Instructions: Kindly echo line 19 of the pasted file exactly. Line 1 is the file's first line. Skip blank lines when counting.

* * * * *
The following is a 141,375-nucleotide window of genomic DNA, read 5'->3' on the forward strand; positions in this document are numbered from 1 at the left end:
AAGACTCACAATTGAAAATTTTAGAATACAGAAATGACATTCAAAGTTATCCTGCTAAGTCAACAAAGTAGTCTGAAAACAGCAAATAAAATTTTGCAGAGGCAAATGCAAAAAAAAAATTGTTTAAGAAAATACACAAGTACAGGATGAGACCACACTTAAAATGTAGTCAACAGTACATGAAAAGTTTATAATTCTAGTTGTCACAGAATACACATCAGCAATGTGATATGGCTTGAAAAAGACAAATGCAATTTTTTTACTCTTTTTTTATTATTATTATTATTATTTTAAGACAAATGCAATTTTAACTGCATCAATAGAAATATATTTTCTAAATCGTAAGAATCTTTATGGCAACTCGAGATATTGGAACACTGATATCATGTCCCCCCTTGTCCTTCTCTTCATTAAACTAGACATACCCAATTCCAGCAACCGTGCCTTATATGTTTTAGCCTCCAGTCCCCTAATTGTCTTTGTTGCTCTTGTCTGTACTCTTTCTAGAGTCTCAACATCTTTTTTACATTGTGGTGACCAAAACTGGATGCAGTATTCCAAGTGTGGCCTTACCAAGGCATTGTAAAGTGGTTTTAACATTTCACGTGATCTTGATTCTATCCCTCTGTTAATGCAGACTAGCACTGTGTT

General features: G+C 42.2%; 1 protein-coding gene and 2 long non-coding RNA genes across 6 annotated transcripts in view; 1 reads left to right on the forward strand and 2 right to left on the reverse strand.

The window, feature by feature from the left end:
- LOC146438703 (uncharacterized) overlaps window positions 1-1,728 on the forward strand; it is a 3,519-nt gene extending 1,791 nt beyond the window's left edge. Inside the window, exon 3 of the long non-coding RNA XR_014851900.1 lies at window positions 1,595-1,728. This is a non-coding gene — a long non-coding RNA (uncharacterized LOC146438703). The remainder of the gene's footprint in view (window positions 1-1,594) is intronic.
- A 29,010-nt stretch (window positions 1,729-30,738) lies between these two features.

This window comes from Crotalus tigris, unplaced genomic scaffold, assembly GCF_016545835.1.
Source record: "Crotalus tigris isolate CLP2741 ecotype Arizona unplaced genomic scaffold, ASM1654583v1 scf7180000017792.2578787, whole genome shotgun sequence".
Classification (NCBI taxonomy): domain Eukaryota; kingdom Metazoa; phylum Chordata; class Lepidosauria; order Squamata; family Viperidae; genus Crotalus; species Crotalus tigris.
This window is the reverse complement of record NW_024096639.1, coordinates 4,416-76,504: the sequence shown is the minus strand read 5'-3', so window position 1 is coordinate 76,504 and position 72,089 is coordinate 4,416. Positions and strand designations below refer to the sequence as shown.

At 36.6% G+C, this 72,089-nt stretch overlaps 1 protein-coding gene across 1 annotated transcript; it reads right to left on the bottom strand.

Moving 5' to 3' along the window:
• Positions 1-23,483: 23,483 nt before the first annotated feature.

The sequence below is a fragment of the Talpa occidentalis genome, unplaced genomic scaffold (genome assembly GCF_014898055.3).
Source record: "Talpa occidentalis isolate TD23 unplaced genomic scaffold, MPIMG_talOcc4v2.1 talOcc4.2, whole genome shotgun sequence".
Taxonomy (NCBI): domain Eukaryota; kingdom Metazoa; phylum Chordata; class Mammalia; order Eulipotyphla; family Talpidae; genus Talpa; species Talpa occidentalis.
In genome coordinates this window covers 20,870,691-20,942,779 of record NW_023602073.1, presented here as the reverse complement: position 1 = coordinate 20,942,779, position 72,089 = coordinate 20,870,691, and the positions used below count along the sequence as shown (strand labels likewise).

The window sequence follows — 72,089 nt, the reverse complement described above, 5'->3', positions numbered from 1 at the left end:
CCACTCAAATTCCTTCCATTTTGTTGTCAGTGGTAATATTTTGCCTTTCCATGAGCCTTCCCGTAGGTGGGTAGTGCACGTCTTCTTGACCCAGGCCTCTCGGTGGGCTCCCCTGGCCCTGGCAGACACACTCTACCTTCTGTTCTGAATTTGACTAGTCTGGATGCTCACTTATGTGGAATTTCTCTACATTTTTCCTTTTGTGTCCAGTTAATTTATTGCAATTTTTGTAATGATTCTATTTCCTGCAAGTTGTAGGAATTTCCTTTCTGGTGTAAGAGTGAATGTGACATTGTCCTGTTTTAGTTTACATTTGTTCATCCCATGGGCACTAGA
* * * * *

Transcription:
CCACTCAAATTCCTTCCATTTTGTTGTCAGTGGTAATATTTTGCCTTTCCATGAGCCTTCCCGTAGGTGGGTAGTGCACGTCTTCTTGACCCAGGCCTCTCGGTGGGCTCCCCTGGCCCTGGCAGACACACTCTACCTTCTGTTCTGAATTTGACTAGTCTGGATGCTCACTTATGTGGAATTTCTCTACATTTTTCCTTTTGTGTCCAGTTAATTTATTGCAATTTTTGTAATGATTCTATTTCCTGCAAGTTGTAGGAATTTCCTTTCTGGTGTAAGAGTGAATGTGACATTGTCCTGTTTTAGTTTACATTTGTTCATCCCATGGGCACTAGA